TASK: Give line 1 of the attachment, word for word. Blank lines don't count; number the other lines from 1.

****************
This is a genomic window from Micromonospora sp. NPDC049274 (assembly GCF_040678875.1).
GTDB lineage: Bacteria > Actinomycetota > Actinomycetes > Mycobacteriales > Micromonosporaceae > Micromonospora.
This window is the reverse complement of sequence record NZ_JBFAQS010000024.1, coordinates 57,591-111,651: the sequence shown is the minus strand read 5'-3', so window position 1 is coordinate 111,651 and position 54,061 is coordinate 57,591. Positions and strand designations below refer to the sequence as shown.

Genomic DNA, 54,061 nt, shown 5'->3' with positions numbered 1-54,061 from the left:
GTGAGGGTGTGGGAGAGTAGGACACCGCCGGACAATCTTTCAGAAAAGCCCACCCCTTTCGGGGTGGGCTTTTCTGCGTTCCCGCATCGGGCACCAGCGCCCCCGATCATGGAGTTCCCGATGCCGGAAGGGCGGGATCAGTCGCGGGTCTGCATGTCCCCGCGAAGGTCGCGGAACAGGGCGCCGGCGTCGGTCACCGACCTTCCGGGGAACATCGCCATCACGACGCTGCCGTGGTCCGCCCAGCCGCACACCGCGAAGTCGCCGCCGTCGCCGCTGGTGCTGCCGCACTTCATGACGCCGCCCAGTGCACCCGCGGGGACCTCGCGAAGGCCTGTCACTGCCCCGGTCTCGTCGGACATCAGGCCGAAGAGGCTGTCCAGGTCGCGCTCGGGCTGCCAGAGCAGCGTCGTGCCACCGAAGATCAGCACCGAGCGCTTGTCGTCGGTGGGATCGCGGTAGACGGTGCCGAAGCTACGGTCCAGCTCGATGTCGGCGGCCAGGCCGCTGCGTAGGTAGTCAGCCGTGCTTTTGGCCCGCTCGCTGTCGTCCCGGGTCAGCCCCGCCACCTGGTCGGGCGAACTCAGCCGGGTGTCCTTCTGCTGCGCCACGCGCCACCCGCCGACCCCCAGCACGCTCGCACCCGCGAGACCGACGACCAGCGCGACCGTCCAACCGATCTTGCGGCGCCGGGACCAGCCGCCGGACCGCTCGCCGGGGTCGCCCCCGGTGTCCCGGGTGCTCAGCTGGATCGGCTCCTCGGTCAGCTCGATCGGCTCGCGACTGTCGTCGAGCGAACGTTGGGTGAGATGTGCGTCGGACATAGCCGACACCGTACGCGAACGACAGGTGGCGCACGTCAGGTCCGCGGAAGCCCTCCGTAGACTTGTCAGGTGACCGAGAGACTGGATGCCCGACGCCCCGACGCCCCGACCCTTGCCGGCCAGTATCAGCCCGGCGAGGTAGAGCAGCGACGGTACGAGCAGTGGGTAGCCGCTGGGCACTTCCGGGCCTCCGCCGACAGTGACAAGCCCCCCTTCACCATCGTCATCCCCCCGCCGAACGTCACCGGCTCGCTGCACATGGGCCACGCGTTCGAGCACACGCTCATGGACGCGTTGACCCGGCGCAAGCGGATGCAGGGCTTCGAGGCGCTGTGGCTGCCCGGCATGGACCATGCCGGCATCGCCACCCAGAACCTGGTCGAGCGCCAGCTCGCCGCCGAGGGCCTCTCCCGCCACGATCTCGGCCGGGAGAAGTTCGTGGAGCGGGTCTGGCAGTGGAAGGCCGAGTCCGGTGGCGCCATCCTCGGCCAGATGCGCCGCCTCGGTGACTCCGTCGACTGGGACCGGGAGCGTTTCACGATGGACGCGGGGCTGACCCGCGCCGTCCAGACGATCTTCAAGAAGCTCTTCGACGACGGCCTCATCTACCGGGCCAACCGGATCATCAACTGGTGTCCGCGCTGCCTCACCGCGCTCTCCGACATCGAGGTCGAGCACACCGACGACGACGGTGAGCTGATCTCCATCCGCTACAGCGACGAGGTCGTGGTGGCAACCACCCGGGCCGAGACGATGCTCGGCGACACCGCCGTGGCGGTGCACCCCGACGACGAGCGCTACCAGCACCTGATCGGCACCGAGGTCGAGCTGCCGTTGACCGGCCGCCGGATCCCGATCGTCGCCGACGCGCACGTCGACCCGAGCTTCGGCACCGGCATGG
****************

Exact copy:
This is a genomic window from Micromonospora sp. NPDC049274 (assembly GCF_040678875.1).